Absolute Beginners by Colin MacInnes

An unnamed male teenage narrator describes summer in London in 1958.  In the earlier parts, his main concerns are his love for ex-girlfriend Crepe Suzette, his misgivings about his family, and spending time with his various friends.  However, as the novel progresses, he describes the rising racial tensions of the time, which inevitably spill over into violence.

The narrator lives in a poorer part of London which he refers to as Napoli, and whose population is very multi-cultural, and also houses a lot of people on the fringes of society at the time, such as homosexuals and drug addicts.  A new youth culture is just emerging and so is the popularity of jazz music in Britain.

I enjoyed this book, on the whole, although I found the narrator hard to engage with, despite the fact that we were seeing events through his eyes.  He seems to have more acquaintances than actual friends, and many of those are fairly transient characters, who seem to serve as a sounding board for the narrator’s thoughts and beliefs.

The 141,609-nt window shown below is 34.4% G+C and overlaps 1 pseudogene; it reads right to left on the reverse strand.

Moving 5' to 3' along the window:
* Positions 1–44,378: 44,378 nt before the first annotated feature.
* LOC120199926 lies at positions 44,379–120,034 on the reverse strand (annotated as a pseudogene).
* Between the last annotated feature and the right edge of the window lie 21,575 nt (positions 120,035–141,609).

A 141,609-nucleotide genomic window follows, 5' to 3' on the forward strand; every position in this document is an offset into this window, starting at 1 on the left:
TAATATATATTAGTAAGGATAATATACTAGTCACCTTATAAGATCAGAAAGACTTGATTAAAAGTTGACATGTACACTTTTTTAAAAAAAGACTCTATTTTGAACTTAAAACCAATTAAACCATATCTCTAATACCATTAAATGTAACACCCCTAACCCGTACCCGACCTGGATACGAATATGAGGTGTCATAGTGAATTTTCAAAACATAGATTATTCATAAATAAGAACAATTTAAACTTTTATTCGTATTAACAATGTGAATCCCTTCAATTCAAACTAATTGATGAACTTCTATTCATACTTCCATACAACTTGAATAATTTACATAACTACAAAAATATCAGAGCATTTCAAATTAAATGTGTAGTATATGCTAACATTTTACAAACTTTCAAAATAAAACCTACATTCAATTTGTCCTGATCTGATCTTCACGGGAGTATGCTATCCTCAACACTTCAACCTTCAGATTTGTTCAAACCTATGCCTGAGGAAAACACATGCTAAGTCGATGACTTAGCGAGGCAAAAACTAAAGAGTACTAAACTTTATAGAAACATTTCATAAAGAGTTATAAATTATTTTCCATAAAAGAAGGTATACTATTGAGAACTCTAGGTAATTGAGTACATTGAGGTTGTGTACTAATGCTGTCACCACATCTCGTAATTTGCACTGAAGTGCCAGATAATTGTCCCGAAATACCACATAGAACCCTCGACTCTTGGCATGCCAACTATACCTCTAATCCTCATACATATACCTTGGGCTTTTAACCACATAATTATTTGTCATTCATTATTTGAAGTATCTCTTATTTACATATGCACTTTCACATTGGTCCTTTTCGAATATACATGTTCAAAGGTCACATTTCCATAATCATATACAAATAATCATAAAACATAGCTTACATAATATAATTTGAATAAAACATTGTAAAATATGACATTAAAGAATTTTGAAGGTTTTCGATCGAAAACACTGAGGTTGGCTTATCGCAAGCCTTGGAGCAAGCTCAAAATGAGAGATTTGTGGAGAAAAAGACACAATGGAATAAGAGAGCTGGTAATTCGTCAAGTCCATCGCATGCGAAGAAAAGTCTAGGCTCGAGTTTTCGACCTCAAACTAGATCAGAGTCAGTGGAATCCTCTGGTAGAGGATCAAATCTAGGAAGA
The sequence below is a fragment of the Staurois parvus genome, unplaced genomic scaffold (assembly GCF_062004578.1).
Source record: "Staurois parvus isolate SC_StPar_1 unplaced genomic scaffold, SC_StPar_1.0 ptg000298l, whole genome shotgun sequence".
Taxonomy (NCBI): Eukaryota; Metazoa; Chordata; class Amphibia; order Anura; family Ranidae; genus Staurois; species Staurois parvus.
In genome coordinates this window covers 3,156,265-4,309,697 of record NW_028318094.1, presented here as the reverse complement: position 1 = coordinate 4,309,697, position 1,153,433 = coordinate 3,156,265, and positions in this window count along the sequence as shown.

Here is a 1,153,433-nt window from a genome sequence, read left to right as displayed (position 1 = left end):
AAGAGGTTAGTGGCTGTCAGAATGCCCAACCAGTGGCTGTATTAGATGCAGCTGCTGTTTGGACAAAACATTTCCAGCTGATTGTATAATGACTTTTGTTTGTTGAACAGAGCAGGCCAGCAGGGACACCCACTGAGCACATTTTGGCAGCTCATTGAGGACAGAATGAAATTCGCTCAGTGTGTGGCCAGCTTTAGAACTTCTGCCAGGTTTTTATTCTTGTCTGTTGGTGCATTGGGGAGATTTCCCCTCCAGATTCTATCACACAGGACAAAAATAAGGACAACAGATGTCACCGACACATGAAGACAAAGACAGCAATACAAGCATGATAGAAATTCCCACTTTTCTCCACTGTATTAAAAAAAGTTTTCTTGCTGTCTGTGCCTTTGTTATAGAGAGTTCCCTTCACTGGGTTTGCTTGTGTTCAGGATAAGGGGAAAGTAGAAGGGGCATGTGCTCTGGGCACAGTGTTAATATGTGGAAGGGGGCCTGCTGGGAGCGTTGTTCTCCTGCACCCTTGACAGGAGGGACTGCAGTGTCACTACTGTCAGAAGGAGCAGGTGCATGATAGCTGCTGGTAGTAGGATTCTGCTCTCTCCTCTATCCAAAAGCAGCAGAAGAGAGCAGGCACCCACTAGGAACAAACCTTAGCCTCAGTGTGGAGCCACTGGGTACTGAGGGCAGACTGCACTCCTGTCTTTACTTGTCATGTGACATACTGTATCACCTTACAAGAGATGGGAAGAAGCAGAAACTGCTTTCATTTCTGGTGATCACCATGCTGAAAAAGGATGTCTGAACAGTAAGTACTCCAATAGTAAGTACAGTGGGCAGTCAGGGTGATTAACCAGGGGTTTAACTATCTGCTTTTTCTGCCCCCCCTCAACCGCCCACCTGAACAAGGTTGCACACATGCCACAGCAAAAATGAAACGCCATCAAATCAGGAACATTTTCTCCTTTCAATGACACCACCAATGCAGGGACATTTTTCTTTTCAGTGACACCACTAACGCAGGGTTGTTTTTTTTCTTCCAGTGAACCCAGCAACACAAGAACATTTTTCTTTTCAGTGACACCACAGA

Things do become more heated at the close of the book, and with it, the maturing narrator also starts to care about bigger issues.  However, although he has strong feelings about the events that take place, I found little emotion in his telling of such events.

I wasn’t around to experience the era or the location of the times described, but the telling of the story does seem to have an air of authenticity about it, and described London as a vibrant and exciting place to be, but with an air of underlying tension.

I usually prefer character driven books, but in this novel, the characters take second place to the city of London itself, which is really the biggest character of all.

Overall, an enjoyable read, and much better than the film adaptation!

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